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Obama image machine whirs as press access narrows
Tuesday - 4/2/2013, 9:18pm EDT
WASHINGTON (AP) -- A photo of the Obamas hugging that was released on Election Day 2012 has become the world's most popular tweet on Twitter. A dressed-up version of Barack Obama's State of the Union speech, packed with charts and graphs, is huge on YouTube. A playful picture of the president cavorting with a 3-year-old in a Spiderman costume is a favorite online.
It's all courtesy of the Obama image machine, serving up a stream of words, images and videos that invariably cast the president as commanding, compassionate and on the ball. In this world, Obama's family is always photogenic, first dog Bo is always well-behaved and the vegetables in the South Lawn kitchen garden always seem succulent.
You'll have to look elsewhere for bloopers, bobbles or contrary points of view.
Capitalizing on the possibilities of the digital age, the Obama White House is generating its own content like no president before, and refining its media strategies in the second term in hopes of telling a more compelling story than in the first.
At the same time, it is limiting press access in ways that past administrations wouldn't have dared, and the president is answering to the public in more controlled settings than his predecessors. It's raising new questions about what's lost when the White House tries to make an end run around the media, functioning, in effect, as its own news agency.
Mike McCurry, who served as press secretary to President Bill Clinton, sees an inclination by the Obama White House to "self-publish," coupled with tactics "I never would have dreamed of in terms of restricting access" for independent news organizations.
"What gets lost are those revealing moments when the president's held accountable by the representatives of the public who are there in the form of the media," says McCurry.
Obama himself took note of complaints about limited access in his jokes last month at the Gridiron dinner, an annual event where political leaders, journalists and media executives poke fun at one another.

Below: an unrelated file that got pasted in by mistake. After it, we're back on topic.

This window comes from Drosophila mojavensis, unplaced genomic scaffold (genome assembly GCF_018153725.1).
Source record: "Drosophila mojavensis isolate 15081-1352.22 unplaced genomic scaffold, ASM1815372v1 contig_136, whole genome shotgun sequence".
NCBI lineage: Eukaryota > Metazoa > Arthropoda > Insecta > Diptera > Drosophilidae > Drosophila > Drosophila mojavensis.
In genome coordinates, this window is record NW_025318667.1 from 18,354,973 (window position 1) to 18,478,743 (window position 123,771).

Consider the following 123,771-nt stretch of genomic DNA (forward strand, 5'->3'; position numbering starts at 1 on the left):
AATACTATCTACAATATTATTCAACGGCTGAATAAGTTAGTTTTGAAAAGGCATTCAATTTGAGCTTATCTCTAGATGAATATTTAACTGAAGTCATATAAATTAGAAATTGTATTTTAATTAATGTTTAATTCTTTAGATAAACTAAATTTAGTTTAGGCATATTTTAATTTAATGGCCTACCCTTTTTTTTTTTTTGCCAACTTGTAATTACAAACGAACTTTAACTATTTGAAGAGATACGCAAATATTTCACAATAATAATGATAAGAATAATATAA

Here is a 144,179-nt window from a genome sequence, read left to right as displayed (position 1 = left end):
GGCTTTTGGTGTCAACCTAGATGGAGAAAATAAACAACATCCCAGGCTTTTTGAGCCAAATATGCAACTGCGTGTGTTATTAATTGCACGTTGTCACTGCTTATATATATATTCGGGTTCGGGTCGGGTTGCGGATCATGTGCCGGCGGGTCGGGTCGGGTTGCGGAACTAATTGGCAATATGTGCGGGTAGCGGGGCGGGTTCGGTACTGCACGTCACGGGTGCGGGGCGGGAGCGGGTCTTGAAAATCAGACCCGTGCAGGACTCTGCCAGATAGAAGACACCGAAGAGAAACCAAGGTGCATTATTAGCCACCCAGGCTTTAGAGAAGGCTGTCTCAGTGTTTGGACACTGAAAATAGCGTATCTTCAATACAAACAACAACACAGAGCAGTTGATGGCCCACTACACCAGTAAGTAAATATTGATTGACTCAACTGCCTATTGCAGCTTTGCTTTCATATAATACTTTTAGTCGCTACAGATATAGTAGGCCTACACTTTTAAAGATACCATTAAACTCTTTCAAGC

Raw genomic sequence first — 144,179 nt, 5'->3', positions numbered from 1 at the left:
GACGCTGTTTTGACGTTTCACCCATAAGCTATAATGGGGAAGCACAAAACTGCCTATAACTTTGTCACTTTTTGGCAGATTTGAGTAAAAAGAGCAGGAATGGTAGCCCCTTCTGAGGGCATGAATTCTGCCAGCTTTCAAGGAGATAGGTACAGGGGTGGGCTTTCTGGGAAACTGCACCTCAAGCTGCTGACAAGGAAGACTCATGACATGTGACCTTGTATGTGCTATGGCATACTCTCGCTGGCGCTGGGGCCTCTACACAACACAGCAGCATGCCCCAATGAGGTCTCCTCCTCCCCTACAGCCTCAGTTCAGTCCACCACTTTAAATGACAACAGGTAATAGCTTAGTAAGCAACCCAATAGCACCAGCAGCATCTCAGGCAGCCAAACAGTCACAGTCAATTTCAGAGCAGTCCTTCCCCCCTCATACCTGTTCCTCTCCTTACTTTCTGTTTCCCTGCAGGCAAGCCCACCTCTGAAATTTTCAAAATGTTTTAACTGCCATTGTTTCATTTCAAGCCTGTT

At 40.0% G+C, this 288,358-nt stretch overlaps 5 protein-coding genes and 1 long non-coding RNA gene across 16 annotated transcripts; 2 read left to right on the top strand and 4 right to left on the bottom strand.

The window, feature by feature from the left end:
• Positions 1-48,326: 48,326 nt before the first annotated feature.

"Some of you have said that I'm ignoring the Washington press corps, that we're too controlling," Obama said. "You know what, you were right. I was wrong and I want to apologize -- in a video you can watch exclusively at whitehouse.gov."
Three days later, it was no laughing matter when the White House live-streamed on the Internet Obama's meeting with his export council and allowed just one reporter in the room.
Still, the White House rejects the notion that it is turning to new media it can control at the expense of the old, instead describing an all-of-the-above strategy.
"From press conferences to interviews with national, regional and constituency press, to new social media platforms, we have worked to both expand the scope of communication and also deepen the level of engagement between the American people and the work of the White House," says Jamie Smith, deputy press secretary.
Statistics compiled by Martha Kumar, a political science professor at Towson University in Maryland who studies presidential communication, show how Obama's strategy has differed from his predecessors.
In his first term, Obama engaged in 107 short question-and-answer sessions with reporters during events in the Oval Office, the Cabinet Room and similar settings. President George W. Bush, by contrast, had 354.
By the same token, though, Obama held twice as many solo press conferences as Bush: 36 compared with 17. And in the first term Obama did 674 interviews -- TV, radio, Internet, print -- compared with 217 for Bush and 191 for Clinton.
With interviews, the president has more power to choose his timing, questioners and format, in hopes of delivering a certain message in a setting that's not always hard-hitting. In impromptu Q-and-A sessions, the questions fly about anything and everything from the national press corps -- and these wide-open opportunities to challenge the president on the events of the day have become increasingly rare.
Even in regional interviews, though, Obama can and does sometimes get asked about breaking or embarrassing news of the day.
"There's no question that he's opening and closing the door at his choice," says Gerald Shuster, a professor of political communication at the University of Pittsburgh. "He's controlling the flow as much as he can."
The will for presidents to get their story out without media intervention has always been there.
What's different now, says Mark Jurkowitz of the Pew Research Project for Excellence in Journalism, is new technology that allows the White House to distribute its own content far more widely and effectively than past presidents could. At the same time, it's getting harder for cash-strapped news outlets to resist using photos, video and other content supplied by the White House.